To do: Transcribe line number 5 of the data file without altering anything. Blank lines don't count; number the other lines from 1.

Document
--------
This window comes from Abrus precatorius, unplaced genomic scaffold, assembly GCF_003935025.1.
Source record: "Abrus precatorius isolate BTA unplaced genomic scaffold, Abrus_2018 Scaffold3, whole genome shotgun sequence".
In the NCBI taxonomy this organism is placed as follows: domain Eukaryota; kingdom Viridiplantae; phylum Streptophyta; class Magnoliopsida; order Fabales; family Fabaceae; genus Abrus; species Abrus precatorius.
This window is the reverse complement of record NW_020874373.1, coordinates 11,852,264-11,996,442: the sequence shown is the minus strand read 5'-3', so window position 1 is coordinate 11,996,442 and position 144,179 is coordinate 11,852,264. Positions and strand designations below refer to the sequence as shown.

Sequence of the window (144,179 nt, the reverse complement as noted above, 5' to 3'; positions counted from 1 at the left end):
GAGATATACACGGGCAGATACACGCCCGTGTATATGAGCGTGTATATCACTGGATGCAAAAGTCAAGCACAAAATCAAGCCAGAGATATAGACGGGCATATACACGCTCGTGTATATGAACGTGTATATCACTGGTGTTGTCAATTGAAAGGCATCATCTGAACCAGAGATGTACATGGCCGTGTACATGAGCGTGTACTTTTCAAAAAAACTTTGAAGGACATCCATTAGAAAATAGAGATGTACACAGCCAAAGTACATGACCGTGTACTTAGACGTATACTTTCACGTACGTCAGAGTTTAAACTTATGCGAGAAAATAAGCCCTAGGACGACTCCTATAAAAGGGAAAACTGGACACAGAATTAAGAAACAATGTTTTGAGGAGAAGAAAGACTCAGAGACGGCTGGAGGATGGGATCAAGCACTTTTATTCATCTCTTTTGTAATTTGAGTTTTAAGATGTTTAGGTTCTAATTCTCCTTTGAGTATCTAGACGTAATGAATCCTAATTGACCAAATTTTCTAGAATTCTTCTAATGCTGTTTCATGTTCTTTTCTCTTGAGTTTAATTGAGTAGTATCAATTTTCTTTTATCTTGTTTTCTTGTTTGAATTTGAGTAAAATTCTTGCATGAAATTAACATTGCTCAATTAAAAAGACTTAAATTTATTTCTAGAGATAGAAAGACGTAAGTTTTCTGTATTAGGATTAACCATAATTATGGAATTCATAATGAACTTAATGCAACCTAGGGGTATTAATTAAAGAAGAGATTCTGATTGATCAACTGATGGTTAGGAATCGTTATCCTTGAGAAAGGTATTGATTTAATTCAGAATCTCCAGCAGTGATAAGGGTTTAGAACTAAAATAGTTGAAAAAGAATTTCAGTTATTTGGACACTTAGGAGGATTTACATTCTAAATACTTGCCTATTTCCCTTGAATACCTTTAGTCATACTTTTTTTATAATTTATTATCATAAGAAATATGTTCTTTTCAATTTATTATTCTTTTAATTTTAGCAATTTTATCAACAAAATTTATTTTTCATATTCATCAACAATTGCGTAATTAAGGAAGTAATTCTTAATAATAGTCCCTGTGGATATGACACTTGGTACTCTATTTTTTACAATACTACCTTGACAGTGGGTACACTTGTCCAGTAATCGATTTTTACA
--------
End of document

Sequence of the window (144,179 nt, the reverse complement as noted above, 5' to 3'; positions counted from 1 at the left end):